Guidelines play a crucial role in delivering evidence-based recommendations to healthcare professionals. Within the fields of anaesthesia and intensive care, guidelines are instrumental in standardizing clinical practices and enhancing patient outcomes. For many years, the ESAIC has served as a pivotal platform for facilitating continuous advancements, improving care standards and harmonising clinical management practices across Europe.



With over 40 years of publication history, the EJA (European Journal of Anaesthesiology) has established itself as a highly respected and influential journal in its field. It covers a wide range of topics related to anaesthesiology and intensive care medicine, including perioperative medicine, pain management, critical care, resuscitation, and patient safety.



Becoming a member of ESAIC implies becoming a part of a vibrant community of nearly 8,000 professionals who exchange best practices and stay updated on the latest developments in anaesthesiology, intensive care and perioperative medicine. ESAIC membership equips you with the tools and resources necessary to enhance your daily professional routine, nurture your career growth, and play an active role in advancing anaesthesiology, intensive care and perioperative medicine.

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Newsletter 2021

Newsletter November 2021: Patient safety in anaesthesia

Tzima Maria,MD,MSc,PhD(c)
Hippokrateion General Hospital of Thessaloniki, Greece

Albert Einstein had once said, ‘a person who never made a mistake never tried anything new’. Last year marks the 10th anniversary of the Helsinki Declaration on patient safety in Anaesthesiology and September 17th is established as World Patient Safety Day. Nowadays, there is a great interest in patient safety and foundations have been established to deal with patient safety.1

When it comes to patient safety in anaesthesia, Elaine Bromiley’s story is the first to be brought in mind.2 Elaine Bromiley, aged 37, was admitted for a scheduled nasal septum scoliosis correction, when difficult airway management was noticed and precious time until successful intubation was spent, resulting in cerebral oedema and death. Her husband, Mr Bromiley, a pilot, instead of blaming,  is working in a campaign in order to improve patient safety and quality. 3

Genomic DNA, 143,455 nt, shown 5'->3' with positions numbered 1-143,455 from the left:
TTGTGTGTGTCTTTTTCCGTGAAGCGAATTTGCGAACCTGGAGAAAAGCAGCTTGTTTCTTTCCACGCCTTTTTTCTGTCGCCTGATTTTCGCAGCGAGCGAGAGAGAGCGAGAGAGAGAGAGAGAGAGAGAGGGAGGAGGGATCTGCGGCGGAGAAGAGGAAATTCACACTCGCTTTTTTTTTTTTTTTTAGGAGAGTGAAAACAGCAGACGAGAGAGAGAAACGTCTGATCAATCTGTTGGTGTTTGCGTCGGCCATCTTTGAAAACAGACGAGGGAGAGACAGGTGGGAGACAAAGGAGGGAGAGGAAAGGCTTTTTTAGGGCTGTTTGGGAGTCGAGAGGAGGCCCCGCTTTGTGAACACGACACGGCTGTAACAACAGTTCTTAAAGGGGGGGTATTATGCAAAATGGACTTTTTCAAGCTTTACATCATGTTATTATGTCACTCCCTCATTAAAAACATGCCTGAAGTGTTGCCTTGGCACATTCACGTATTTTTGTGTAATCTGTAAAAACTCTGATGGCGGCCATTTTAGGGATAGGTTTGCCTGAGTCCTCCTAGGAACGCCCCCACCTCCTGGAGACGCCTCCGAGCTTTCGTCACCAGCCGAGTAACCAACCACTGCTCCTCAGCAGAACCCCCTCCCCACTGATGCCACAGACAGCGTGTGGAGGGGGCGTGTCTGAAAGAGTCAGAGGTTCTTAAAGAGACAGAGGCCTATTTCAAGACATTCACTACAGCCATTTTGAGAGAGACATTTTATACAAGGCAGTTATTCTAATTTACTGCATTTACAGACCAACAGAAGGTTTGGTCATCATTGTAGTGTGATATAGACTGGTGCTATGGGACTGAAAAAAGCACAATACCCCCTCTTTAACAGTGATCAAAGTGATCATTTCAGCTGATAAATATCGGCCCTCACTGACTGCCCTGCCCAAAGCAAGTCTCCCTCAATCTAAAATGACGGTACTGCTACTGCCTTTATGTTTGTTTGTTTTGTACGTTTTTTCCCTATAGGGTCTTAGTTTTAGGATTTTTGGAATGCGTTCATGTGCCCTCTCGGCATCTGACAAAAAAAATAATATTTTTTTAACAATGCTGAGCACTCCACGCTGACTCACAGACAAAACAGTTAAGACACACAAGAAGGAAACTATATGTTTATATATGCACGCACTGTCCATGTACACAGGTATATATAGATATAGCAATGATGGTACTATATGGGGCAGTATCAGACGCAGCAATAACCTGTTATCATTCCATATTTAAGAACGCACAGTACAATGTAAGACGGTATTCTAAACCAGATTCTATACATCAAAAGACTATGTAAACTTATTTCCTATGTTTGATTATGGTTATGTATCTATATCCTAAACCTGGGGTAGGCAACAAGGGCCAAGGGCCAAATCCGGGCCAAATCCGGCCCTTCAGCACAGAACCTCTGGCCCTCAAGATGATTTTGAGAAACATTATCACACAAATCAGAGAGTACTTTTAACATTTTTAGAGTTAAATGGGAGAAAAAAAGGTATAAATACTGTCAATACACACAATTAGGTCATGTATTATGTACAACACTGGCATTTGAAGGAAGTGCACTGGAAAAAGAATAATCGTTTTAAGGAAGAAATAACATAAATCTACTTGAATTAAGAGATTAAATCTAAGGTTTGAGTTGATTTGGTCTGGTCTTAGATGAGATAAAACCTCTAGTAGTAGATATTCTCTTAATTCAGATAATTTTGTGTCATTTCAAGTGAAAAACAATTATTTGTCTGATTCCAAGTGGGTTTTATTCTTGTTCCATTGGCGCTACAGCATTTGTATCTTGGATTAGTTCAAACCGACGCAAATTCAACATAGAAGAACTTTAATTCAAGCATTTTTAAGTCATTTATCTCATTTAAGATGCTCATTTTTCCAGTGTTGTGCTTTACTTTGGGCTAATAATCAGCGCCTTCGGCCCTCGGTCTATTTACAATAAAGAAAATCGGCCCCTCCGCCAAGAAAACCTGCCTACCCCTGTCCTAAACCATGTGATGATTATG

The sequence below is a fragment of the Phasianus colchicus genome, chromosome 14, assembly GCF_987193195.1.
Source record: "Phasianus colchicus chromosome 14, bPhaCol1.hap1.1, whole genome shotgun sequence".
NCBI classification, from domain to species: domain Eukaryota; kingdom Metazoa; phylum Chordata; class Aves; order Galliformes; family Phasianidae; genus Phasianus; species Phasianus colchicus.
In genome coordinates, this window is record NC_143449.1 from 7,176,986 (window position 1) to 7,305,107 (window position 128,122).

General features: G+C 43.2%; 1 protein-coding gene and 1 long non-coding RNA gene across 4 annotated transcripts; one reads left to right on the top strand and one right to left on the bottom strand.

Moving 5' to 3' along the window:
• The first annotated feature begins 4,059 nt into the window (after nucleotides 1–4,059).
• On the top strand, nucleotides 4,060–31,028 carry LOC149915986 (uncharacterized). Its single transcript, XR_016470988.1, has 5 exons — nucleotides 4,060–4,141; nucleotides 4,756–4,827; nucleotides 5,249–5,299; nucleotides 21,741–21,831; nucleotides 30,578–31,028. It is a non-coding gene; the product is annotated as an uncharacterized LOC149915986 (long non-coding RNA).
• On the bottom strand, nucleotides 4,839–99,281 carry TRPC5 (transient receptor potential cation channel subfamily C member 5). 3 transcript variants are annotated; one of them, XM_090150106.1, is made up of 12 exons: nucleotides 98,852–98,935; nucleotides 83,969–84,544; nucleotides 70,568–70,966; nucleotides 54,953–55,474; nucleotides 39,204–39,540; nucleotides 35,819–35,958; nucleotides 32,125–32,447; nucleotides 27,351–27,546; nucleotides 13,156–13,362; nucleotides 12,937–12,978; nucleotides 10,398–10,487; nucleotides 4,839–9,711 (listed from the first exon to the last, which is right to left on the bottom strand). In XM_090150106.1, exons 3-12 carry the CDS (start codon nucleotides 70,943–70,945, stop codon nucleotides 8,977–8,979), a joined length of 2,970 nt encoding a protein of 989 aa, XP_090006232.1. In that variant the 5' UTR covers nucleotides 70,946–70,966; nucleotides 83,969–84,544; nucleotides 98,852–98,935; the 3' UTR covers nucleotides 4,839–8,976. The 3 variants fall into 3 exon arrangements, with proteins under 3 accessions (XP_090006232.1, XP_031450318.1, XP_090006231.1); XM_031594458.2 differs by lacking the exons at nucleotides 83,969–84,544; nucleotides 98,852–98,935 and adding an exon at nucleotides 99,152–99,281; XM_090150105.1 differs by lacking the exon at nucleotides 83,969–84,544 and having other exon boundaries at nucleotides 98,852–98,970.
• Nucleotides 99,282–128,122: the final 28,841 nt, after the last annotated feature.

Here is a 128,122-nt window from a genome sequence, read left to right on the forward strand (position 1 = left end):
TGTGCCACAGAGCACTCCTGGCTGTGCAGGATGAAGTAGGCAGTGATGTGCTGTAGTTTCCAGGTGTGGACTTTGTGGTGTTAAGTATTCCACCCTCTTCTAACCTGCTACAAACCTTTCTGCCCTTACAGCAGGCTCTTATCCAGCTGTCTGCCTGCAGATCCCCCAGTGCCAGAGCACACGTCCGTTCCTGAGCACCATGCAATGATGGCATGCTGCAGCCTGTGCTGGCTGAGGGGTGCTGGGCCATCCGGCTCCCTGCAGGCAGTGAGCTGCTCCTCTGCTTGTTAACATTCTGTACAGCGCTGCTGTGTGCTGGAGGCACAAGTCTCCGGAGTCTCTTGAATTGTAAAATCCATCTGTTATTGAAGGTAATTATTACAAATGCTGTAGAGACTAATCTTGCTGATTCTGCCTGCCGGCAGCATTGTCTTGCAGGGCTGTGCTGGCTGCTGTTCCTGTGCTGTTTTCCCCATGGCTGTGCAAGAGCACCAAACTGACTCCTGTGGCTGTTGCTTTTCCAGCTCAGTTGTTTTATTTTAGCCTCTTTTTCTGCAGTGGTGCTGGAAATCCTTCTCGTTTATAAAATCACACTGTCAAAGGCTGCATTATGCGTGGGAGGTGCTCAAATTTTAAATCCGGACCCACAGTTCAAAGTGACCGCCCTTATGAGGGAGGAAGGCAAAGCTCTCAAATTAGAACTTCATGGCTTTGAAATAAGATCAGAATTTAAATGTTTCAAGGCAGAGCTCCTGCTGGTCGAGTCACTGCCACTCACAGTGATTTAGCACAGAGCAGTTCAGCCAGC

Anaesthesia fields of care include a wide range of clinical situations such as preoperative assessment, equipment and drug availability check, syringe labelling, airway management, monitoring, pain management, postanaesthetic care and critical events management (malignant hyperthermia, local anaesthetic toxicity, massive bleeding, transfusions, anaphylaxis).

According to the International Code of Medical Ethics, doctors should maintain the highest standards for patients benefit.4 According to the Oxford English dictionary, an error is defined as “something is incorrectly done through ignorance or inadvertence; a mistake, e.g., in calculation, judgment, speech, writing, action, etc”.5 Bates et al noticed that 2% of patients experience a preventable adverse drug event, which prolongs hospital stay, ICU admissions and total costs and a two-fold increase of errors during anaesthesia training. When talking about safety in anaesthesia an unscheduled ICU admission the first 24 hours after surgery is an index of patient safety and is related to anaesthesia or surgery complications.6